Medication can be used for a short period of time (Nonsteroidal anti-inflammatory drugs; Ibuprofen; Diclofenac; and Naproxen) or just before the competition. However, make sure to take the right dose and do not use NSAIDs if you are having kidney, stomach, or heart disease. However, the use of NSAIDs can be associated with severe adverse digestive effects. As such, proton pump inhibitors (e.g. Pantoprazole; Omeprazole; Proton-pump inhibitor) are proven to be effective in preventing and healing NSAID-induced gastroduodenal lesions

If none of the above-mentioned therapy approaches is helping you, you should be seen by an experienced physical therapist. Specialized functional training and leg axis training are needed to help you align and stabilize your foot and ankle. The focus should be on strengthening and stretching your muscles around the knee, as they are the main stabilizers of your kneecap. As always, CORE training should be recommended, as you will learn: the better your CORE, the better your performance.

But not least, if you are still struggling with chronic knee pain, you may see a knee surgeon. Overall, operating on a patient with chronic anterior knee pain should be considered a salvage procedure. In these patients, we mainly use knee arthroscopy, whereas the surgeon inserts a small camera into your joint to guide the surgical instruments. In very rare cases, the Hoffa fat-pad needs to be removed due to chronic hypertrophy. Additionally, the cartilage on the bone can be assessed and treated accordingly. However, this should only be done if the cartilage damage may be at cause for the knee pain.

One thing, which we would not recommend, is long-term cortisone infiltrations. In a later episode of the Lab, we will tell you why our expert team is not a fan of this kind of therapy.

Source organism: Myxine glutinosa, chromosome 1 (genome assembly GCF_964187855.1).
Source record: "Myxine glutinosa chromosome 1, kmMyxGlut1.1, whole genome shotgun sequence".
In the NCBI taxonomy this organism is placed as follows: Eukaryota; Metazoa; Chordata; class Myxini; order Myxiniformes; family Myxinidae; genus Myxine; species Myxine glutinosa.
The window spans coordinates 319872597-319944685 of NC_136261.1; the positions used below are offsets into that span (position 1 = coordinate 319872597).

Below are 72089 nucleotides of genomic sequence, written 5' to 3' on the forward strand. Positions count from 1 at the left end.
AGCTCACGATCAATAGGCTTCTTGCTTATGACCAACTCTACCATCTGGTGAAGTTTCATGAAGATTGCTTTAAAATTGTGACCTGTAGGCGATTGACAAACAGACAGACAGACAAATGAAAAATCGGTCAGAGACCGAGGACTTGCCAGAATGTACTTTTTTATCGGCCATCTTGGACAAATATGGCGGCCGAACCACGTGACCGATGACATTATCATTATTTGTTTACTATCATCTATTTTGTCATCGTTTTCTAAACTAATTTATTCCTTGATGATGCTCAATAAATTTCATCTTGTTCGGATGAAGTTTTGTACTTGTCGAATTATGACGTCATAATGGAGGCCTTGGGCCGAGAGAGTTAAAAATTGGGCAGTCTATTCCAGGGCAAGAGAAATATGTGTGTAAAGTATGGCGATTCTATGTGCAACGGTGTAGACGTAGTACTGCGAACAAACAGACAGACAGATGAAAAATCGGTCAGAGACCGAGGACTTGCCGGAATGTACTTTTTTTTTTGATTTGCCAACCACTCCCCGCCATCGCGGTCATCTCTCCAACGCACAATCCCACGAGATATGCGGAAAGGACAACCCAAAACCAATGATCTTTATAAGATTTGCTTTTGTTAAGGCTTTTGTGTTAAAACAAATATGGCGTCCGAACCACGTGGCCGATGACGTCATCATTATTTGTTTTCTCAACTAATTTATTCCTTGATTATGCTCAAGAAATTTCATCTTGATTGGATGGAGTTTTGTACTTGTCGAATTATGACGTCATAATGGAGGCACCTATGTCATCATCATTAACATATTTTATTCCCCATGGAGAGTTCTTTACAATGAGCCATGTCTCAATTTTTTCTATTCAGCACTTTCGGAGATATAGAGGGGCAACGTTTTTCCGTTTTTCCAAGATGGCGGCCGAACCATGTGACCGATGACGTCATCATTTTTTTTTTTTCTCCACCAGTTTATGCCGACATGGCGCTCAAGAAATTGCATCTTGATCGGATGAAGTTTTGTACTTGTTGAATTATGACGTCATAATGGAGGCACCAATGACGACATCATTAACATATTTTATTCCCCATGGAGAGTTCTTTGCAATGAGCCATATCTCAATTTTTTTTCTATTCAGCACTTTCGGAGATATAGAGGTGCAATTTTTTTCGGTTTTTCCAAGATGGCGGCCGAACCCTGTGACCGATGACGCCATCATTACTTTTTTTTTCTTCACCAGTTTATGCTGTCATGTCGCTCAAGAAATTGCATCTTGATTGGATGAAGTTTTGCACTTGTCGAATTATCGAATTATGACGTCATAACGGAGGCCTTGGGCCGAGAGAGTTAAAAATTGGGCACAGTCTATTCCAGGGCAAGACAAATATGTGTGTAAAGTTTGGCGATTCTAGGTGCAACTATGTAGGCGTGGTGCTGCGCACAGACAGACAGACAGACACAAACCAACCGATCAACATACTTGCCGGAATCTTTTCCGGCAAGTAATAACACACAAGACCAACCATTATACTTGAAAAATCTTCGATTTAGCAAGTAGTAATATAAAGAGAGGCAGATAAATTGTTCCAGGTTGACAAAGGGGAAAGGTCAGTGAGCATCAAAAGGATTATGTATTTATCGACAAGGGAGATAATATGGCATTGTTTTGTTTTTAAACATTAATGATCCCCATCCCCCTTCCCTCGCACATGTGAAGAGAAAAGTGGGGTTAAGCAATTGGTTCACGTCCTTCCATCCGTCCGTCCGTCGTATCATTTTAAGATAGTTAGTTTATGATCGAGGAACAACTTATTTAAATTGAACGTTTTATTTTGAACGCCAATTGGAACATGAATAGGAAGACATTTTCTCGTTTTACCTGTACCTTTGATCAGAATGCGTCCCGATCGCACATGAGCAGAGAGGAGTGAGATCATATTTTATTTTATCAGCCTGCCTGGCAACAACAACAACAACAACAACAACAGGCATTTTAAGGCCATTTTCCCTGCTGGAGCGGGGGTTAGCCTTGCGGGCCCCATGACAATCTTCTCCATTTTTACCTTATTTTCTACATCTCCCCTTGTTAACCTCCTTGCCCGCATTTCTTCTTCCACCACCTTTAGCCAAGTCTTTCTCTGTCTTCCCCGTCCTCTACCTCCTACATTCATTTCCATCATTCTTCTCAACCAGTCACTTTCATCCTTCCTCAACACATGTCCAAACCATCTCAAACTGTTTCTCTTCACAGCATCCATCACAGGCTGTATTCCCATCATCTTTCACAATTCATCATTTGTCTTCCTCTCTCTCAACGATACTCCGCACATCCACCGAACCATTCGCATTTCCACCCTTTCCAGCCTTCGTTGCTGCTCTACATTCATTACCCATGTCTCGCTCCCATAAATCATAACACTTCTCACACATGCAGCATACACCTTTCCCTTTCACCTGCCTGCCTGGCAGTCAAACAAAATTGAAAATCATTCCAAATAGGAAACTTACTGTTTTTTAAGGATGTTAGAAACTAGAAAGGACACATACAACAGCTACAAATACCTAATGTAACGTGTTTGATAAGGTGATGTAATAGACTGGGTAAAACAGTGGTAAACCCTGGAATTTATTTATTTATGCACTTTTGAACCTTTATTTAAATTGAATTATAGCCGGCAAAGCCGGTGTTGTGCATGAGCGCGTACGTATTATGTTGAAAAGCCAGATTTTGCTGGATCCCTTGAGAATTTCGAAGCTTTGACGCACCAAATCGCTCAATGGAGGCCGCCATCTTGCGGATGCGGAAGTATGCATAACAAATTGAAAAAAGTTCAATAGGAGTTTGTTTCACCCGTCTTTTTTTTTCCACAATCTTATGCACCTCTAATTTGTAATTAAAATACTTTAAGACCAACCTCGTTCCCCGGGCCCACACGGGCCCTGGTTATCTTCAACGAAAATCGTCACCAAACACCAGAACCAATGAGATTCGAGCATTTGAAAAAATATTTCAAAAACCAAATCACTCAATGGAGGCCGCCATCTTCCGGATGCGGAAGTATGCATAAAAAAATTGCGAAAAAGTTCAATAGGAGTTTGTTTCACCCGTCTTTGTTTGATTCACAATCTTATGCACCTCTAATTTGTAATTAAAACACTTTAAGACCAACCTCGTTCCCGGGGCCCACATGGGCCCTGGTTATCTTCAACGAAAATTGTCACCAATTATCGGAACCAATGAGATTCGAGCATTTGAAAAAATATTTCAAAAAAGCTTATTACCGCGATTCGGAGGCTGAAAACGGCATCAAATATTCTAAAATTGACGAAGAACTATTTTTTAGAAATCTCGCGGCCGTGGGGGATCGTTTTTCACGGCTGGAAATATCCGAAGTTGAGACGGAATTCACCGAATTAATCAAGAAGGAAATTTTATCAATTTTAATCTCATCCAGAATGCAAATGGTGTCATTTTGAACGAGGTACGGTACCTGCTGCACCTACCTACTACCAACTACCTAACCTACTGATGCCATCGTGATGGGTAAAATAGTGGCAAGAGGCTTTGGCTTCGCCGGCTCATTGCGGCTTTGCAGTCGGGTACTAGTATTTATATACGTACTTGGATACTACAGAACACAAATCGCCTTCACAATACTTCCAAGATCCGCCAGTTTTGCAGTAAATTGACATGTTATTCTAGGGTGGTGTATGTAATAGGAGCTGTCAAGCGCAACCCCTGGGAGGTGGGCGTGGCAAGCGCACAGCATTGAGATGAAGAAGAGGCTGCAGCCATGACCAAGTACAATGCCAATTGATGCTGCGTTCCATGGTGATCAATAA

Prevention

Prevention is knee, sorry, I meant key. We feel that it is essential to maintain proper strength of the muscles, ligaments, and tendons around the knee (and of the CORE, of course) to prevent chronic anterior knee pain. So, make sure:


- Warming up before physical activity

- Incorporate proprioception exercises into your daily workout routine

- Incorporate CORE exercises and functional leg axis training

- Wear shoes appropriate for your activities

- Increase your mobility around the knee, hip, and ankle

- Avoid overstressing your knee

- Try to reduce activities, that hurt your knees in the past


Alright. If you have further questions, feel free to contact us! Cheers.



References

Allaire, R., M. Muriuki, L. Gilbertson and C. D. Harner (2008). "Biomechanical consequences of a tear of the posterior root of the medial meniscus: similar to total meniscectomy." J Bone Joint Surg Am 90(9): 1922-1931.

Freiwald, J., C. Baumgart, M. Kühnemann and M. W. Hoppe (2016). "Foam-Rolling in sport and therapy – Potential benefits and risks: Part 2 – Positive and adverse effects on athletic performance." Sports Orthopaedics and Traumatology 32(3): 267-275.

Hoshino, A. and W. A. Wallace (1987). "Impact-absorbing properties of the human knee." J Bone Joint Surg Br 69(5): 807-811.

Kohn, D. and B. Moreno (1995). "Meniscus insertion anatomy as a basis for meniscus replacement: a morphological cadaveric study." Arthroscopy 11(1): 96-103.

Makris, E. A., P. Hadidi and K. A. Athanasiou (2011). "The knee meniscus: structure-function, pathophysiology, current repair techniques, and prospects for regeneration." Biomaterials 32(30): 7411-7431.

McKenney, K., A. S. Elder, C. Elder and A. Hutchins (2013). "Myofascial release as a treatment for orthopaedic conditions: a systematic review." Journal of athletic training 48(4): 522-527.

Reeves, G. V., R. R. Kraemer, D. B. Hollander, J. Clavier, C. Thomas, M. Francois and V. D. Castracane (2006). "Comparison of hormone responses following light resistance exercise with partial vascular occlusion and moderately difficult resistance exercise without occlusion." Journal of applied physiology 101(6): 1616-1622.

Willinger, L., J. J. Lang, C. von Deimling, T. Diermeier, W. Petersen, A. B. Imhoff, R. Burgkart and A. Achtnich (2019). "Varus alignment increases medial meniscus extrusion and peak contact pressure: a biomechanical study." Knee Surgery, Sports Traumatology, Arthroscopy: 1-7.